Future of Academy is thrown in jeopardy

CONTROVERSIAL plans to open a university-run academy school in Swiss Cottage could be derailed at the High Court. This week lawyers came to an agreement that the process by which the Town Hall chose University College London to sponsor its planned £30mill

CONTROVERSIAL plans to open a university-run academy school in Swiss Cottage could be derailed at the High Court.

This week lawyers came to an agreement that the process by which the Town Hall chose University College London to sponsor its planned £30million Adelaide Road academy should be re-examined by top judges.

Camden Council was accused of forging a 'backroom' deal last year when it put UCL in charge of their flagship academy, despite huge opposition.

If a judge decides the process was unlawful, it will plunge not just Camden's plans into doubt, but the government's academy programme across the country.

"This could derail the whole thing," said lawyer Richard Stein. "It could mean that plans will basically have to be sent back to the drawing board because the council did not go through a fair process of choosing a sponsor. Now they will have to go right back and hold an open process and give everyone the right to bid."

The decision reopens the Church of England's interest. CoE schools campaigner Penny Roberts said: "We always felt there should have been a competition. The council process was neither fair nor transparent, so we welcome this development.''

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Education chiefs sparked anger when they refused to hold an open competition to decide the most appropriate sponsors for the contentious academy.

Supporters of the Church of England and community schools, who had demanded an open competition, cried foul, claiming their cases had been brushed aside.

Bosses at UCL caused further controversy by refusing to enter into a competition and would only accept taking charge of the specialist science and maths academy if they were chosen directly by Camden.

The academy is due to open in 2011, by which time the government aims to have 200 similar schools across the country..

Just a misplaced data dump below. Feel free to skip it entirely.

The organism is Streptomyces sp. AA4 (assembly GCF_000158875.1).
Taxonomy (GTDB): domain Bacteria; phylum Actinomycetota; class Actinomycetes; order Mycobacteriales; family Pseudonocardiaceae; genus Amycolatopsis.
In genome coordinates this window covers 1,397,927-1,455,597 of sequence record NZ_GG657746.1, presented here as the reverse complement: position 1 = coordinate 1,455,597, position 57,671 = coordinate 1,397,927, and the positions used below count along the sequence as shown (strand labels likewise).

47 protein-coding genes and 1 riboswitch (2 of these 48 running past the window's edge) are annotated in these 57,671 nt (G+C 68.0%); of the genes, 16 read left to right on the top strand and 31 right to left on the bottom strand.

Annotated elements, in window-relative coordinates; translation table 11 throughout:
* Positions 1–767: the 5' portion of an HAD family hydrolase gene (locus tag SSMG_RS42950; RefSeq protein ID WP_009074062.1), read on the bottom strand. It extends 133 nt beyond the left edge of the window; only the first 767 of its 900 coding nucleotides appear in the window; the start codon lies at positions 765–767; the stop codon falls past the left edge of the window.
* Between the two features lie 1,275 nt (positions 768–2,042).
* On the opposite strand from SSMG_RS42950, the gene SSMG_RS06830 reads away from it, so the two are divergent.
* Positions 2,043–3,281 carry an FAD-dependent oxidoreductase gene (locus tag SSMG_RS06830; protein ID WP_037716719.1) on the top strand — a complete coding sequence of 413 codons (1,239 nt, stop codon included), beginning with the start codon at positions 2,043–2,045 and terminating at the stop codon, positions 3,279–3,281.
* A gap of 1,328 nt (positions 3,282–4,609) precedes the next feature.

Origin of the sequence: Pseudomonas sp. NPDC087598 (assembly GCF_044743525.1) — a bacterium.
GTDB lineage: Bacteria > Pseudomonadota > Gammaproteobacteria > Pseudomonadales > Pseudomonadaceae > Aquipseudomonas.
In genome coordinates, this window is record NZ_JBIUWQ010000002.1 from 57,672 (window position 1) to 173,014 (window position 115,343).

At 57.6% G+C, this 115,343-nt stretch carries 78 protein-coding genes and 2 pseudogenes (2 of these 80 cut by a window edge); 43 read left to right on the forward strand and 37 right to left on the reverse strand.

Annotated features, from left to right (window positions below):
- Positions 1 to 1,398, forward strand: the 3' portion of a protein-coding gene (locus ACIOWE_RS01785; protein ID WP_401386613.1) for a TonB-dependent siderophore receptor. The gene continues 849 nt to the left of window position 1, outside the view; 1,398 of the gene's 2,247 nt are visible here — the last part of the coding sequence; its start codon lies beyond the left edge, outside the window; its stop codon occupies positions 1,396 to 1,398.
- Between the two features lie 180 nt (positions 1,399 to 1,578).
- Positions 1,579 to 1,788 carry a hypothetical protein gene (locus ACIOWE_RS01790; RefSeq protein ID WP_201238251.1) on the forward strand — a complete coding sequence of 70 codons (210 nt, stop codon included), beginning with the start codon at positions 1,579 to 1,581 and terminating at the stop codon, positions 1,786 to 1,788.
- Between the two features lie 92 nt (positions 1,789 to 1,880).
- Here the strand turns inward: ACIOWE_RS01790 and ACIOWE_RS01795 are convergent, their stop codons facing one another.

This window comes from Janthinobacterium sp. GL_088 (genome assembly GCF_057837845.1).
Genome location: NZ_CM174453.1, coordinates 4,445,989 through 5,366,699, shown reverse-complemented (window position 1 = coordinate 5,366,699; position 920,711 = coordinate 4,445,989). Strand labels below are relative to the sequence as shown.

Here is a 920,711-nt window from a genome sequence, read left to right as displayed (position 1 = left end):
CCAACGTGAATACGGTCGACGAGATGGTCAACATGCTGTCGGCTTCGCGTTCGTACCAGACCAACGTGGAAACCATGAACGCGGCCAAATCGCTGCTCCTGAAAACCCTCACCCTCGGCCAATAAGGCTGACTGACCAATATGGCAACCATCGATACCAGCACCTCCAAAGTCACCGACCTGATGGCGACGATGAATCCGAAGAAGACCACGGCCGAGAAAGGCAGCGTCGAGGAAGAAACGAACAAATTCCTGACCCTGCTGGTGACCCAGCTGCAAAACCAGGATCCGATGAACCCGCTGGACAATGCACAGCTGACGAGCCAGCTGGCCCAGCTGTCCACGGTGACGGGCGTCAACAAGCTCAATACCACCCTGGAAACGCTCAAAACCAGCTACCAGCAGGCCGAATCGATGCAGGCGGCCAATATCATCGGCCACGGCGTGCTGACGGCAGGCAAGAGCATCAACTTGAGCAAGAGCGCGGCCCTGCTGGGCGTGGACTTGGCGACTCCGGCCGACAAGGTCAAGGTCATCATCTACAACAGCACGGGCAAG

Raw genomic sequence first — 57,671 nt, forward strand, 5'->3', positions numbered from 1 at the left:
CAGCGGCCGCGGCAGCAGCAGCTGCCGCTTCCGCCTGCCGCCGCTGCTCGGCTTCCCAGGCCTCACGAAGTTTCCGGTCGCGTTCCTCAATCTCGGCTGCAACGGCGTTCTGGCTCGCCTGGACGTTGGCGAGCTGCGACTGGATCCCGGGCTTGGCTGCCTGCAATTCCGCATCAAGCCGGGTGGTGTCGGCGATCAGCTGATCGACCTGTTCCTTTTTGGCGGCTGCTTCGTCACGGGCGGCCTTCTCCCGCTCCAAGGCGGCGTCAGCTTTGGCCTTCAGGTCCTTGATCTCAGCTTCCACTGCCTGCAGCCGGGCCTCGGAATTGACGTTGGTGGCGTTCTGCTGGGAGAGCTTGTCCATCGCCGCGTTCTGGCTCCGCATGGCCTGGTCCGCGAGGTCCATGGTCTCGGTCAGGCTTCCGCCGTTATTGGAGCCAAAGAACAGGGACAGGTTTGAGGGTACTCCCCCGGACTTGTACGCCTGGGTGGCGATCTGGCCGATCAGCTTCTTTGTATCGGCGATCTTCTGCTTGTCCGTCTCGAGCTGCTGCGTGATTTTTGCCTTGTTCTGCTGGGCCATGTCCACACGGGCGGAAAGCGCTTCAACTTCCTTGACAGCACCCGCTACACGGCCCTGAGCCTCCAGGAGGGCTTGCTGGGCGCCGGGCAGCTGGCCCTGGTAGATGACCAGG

The court, which will hear the case in the autumn, will review not just the process taken in Camden but the procedure by which the government chooses private sponsors to run academies. "The decision taken by Camden shows local government in a very bad light," said Mr Stein. "Camden has traditionally had a reputation for being open and making difficult decisions in public, but this was a significant departure from that.

"As someone who is committed to local government, I expect the court to see this as unacceptable behaviour."

Mr Stein, a former Labour councillor in Chalk Farm in the 1980s, is acting on behalf of a parent who initially brought the cases against the council and the secretary of state.

"We want this to be heard as soon as possible as we don't want to delay things. This is not about sabotage, it is about making it all happen properly," added Mr Stein.

The Town Hall's education chief Andrew Mennear admitted he had no idea how the case would go.

"I am not Mystic Meg, I am not even Mystic Mennear when it comes to this case. I just want it all sorted out as soon as possible," he said.

"I still feel confident we have done everything we were always meant to do. It strikes me the issue is whether the government's own rules are in accordance with European law. We just want it resolved and in the meantime we will continue as normal."

The case is due before the High Court in the autumn. Chairwoman of the Campaign for State Education (Case) Lucy Anderson said: "We are delighted and this vindicates our position.

"All that people wanted was a choice and a proper decision."

r-old Karin in 1996 in Israel.

They divorced a year later but remarried in 2000, only to divorce again in the civil courts last year.

He is now seeking the final religious seal of approval on the split which will mean they are free to remarry.

After going through two Jewish law courts, he has found a third to force it through, without her approval and against her will if necessary.

"The couple are already divorced by English law so they live separate lives. It is essential to break the religious marriage because the physical marriage has gone already," said a spokesman for the Sephardi Beth Din (SBD) court.

"We wrote three letters to Mrs Gabay asking her to come and say what she wants and none were answered so the divorce was given."

Under Jewish law a husband must obtain a divorce bill, known as a 'get' and the wife must accept it for the SBD to grant a full divorce and allow them to remarry.

When the SBD issued the get earlier this year, Mrs Gabay refused to accept it. At the moment, neither can remarry until she accepts it but the SBD does have the power to force it through against her will - something normally reserved only for adulterers.

"We believe she will collect it, and once collected she is divorced. Should she not accept it she will go through a procedure [to grant the divorce anyway]. She will be given every possible opportunity to collect it first," said the spokesman. "We did this to protect her. We do not want her to be an agunah [a chained woman]."

Among Mr Gabay's complaints is that she wore "provocative" clothes. Mrs Gabay denies other allegations about her behaviour during the marriage.

She was unavailable for comment, but Mr Gabay told the Ham&High he believes she has not accepted the divorce.

He said: "I just want to move on with my life. I feel so sorry for the children. When you cross a certain barrier, there's no return.